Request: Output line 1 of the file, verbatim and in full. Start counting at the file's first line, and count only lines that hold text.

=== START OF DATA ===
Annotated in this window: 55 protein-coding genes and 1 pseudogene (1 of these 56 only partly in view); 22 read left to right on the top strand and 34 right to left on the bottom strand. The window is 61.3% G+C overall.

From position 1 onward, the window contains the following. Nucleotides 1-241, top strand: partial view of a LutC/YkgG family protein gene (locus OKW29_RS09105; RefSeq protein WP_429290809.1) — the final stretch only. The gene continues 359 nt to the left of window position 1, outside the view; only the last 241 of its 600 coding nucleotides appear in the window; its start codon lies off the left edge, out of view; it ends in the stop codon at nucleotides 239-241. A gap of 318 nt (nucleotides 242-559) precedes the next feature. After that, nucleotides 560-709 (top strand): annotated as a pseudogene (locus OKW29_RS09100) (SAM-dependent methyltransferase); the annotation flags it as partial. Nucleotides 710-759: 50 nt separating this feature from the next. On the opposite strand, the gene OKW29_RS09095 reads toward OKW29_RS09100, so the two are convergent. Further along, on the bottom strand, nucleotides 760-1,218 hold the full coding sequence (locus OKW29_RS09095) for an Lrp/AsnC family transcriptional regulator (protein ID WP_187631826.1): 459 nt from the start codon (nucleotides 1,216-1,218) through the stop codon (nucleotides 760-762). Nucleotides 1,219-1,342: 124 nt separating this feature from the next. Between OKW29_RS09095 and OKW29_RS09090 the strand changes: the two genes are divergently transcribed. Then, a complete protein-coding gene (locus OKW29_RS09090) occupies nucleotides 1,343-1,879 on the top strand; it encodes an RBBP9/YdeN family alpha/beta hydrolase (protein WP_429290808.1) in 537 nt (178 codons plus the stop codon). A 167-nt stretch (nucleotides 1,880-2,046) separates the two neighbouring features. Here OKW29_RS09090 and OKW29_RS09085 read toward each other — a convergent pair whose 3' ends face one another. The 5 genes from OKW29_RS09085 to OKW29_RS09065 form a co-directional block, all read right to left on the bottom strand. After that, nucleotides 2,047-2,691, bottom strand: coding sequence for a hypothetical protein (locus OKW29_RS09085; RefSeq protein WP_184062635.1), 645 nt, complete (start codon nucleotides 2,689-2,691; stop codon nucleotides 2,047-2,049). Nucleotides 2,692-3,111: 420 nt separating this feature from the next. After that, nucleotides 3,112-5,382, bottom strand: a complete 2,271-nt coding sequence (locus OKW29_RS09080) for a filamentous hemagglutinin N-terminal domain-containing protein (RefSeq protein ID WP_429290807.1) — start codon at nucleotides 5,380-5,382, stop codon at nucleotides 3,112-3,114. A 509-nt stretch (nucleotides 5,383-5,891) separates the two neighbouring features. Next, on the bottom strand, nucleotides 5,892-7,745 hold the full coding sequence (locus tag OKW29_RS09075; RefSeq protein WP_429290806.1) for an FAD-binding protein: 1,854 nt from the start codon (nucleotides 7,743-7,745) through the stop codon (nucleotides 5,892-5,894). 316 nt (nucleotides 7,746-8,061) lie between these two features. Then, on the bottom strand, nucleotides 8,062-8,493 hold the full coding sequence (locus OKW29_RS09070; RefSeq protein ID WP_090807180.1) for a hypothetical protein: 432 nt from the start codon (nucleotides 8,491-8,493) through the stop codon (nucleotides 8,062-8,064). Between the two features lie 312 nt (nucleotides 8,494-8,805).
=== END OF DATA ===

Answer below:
Annotated in this window: 55 protein-coding genes and 1 pseudogene (1 of these 56 only partly in view); 22 read left to right on the top strand and 34 right to left on the bottom strand. The window is 61.3% G+C overall.